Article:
COVID-19 hits home
10/1/2020, 6 p.m.
During the week the nation hit the grim milestone of 200,000 deaths from COVID-19, Gov. Ralph S. Northam and his wife, Pamela Northam, tested positive for the coronavirus.
Dr. Northam, a physician, continuously has preached to Virginians about the importance of staying safe by hand washing, wearing a face mask, socially distancing and even staying at home.
But even if the Northams had strictly observed those health protocols, COVID-19 managed to get through Capitol Square checkpoints and strike the Northams in their home in the Executive Mansion.
According to the governor’s official report, a staff member working in the Executive Mansion tested positive for the virus. Gov. and Mrs. Northam, who were alerted Sept. 23, then were tested and found to be positive.
Fortunately, Gov. Northam is showing no symptoms of the potentially fatal virus, while his wife has mild symptoms. We hope the mansion worker is faring well also.
Unfortunately, the first couple had made public appearances just days before at events elsewhere in the state. Mrs. Northam had visited at least two preschool-day care facilities in the Fredericksburg area, while the governor had picked up a ceremonial shovel and posed with the Hampton mayor and other top public and private officials at a groundbreaking for Huntington Ingalls Industries’ new unmanned systems center.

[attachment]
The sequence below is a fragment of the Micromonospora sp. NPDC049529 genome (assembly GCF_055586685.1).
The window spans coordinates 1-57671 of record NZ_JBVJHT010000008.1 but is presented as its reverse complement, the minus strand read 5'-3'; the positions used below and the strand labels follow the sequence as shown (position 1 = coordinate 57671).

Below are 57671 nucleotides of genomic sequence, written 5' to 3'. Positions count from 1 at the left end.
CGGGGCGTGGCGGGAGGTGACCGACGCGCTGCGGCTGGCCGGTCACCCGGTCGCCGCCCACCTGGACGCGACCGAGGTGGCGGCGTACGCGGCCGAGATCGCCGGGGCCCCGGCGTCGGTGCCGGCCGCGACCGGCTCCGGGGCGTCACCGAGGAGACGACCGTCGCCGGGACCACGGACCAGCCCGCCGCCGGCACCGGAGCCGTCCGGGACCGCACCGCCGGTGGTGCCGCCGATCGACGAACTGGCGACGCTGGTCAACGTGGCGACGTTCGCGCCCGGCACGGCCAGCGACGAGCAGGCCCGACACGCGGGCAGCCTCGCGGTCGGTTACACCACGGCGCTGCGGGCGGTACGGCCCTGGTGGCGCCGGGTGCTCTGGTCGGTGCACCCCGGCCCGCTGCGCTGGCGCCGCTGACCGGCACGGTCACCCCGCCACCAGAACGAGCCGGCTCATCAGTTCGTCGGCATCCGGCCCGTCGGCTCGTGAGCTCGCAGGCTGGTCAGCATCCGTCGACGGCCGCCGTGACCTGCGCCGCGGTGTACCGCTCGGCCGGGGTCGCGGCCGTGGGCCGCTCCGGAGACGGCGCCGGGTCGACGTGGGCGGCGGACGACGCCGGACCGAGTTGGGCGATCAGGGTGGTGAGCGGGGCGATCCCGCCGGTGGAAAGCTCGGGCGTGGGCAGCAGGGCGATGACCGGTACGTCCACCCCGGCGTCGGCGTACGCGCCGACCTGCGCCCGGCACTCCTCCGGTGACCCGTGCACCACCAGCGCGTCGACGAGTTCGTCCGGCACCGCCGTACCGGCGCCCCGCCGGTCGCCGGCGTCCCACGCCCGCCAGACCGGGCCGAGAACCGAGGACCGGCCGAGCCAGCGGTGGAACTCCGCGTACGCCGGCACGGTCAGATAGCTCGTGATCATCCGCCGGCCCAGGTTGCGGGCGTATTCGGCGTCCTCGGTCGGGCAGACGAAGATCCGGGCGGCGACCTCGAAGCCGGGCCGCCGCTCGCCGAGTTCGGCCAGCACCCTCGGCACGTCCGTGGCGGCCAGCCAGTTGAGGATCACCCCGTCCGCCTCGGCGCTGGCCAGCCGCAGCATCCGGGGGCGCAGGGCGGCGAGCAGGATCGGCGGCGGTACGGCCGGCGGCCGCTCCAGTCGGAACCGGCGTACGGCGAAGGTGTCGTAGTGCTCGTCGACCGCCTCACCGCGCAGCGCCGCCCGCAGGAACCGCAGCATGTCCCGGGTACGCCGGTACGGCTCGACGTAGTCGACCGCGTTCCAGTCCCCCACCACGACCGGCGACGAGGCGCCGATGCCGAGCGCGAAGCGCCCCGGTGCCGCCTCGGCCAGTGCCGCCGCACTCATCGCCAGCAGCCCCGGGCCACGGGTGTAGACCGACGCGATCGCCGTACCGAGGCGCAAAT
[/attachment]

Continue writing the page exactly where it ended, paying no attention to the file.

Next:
Now, dozens of men, women and children in several cities and counties are scrambling to get tested for COVID-19.
The lessons here are several-fold, chiefly that one or two people who have the coronavirus but may be asymptomatic can touch off a chain reaction with exponential impact.
Like many Virginians, Gov. and Mrs. Northam are doing a balancing act between doing their jobs and staying safe. But in this time of pandemic, we believe they need to re-evaluate or re-imagine a safer way to make public appearances — perhaps by Zoom — to ensure the safety of the people of the Commonwealth.
Is a photo op worth risking their health and lives and the health and lives of others?
We think not.
With more than 3,200 Virginians dead and more than 11,000 hospitalizations from the coronavirus, Gov. Northam could have found himself in a situation in which Lt. Gov. Justin E. Fairfax would be running the state right now.
COVID-19 is nothing to play with. We cannot let down our guard — or our masks — no matter where we are or who we are with.
We will be interested in hearing Gov. Northam talk about the lessons learned when he gets out of isolation.